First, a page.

I took a trip to the Philipines several years ago. In what looked much like an American diner in Bagio City I had a wonderful treat, a bite of star apple AKA Kaimito / Caimito. I’ve been telling people for years that this fruit tastes like… well… vanilla ice cream. Of course, no one really believed me.
Look what I just found
STARAPPLE (Chrysophyllum cainito)
This is a close relative of the Abiu. It has a wonderful milkshake flavor. The fruits are purple or green. When sliced open they have a star design in the center. The tree is very beautiful. The leaves have a bronze color on the under side. This tree takes 3 to 5 years to bear. It is large and likes full sun and good drainage. Plant 25 to 30 feet apart.
Star Apple needs a very warm climate. How am I going to grow one here in San Francisco?? :-(
Update: January 2016
I found a farm in southern Florida that grows Caimito! Khemara Farms. The fruit is apparently known in other languages: Tek Dahko in Khmer, and U-Soeur in Vietnamese.
It’s been several years and I think my grand plans to bring Star Apple to the peoples of America (or at least my mouth) aren’t being realized.
I had a conversation on the phone with someone at Khemara Farms in 2011. He said it is eaten in February and March. He also said that every 5 years or so, cold weather ruins the crop, and they are in far south Florida, 25 degrees latitude, just 1 town over from Key Largo! I’m going to have a hard time growing Star Apple in Northern California ;-).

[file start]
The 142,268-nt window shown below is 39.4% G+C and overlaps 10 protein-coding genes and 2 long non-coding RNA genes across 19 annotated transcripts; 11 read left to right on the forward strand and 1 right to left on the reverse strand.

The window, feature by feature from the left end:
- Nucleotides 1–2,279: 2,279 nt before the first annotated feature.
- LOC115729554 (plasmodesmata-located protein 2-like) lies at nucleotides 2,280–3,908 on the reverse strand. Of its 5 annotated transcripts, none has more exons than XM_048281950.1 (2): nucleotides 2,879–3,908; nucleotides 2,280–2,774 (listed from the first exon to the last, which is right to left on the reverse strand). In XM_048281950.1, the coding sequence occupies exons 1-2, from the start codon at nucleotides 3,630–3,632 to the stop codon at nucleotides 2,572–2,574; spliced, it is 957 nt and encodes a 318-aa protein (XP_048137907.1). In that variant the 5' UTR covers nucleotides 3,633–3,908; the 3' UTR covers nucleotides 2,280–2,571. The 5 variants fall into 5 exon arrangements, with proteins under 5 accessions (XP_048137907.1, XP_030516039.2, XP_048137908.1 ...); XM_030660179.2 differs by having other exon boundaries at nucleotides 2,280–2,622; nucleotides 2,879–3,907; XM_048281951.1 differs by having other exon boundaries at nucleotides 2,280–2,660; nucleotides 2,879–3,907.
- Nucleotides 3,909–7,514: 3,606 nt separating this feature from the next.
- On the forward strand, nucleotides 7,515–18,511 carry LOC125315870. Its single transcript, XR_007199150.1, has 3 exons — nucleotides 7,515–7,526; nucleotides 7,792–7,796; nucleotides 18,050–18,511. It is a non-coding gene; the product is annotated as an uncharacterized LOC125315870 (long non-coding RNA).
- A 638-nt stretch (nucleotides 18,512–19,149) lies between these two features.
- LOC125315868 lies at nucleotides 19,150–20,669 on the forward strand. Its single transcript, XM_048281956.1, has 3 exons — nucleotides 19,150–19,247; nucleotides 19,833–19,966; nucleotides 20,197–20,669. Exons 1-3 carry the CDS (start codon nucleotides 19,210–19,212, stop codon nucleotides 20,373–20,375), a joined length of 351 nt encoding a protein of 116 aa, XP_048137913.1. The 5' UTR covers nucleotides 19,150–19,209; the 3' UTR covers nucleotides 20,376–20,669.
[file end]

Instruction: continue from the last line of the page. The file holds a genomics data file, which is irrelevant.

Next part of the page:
My good friend known as PPG on my blog wrote to me in 2011 about Star Apple. I think she was forwarding me a message from a friend of hers named Daryl D. but I’ve lost the reference:
I just recently had a conversation with the maid about this fruit. I was wondering why sometimes when she brought it home it was really fabulous, and other times just awful. She told me that it’s best when fresh from the tree. It took me some time to wrangle out of her that one of our neighbors lets her pick from their trees when they have fruit. She thought I’d be horrified haha. She also told me that she and her friends NEVER eat the ones from the grocery store because they were so sub-par.
So, apparently, it doesn’t ship well, and bruises easily. That said, I know it’s really popular in Puerto Rico and being subtropical, I’d be really surprised if there weren’t some small farmers in Florida raising some. With the popularity of tropical fruits, and with the caimito offering so many health benefits from pretty much every part of the tree, I bet if you poke around some, you could find a producer in Florida that’s willing to ship.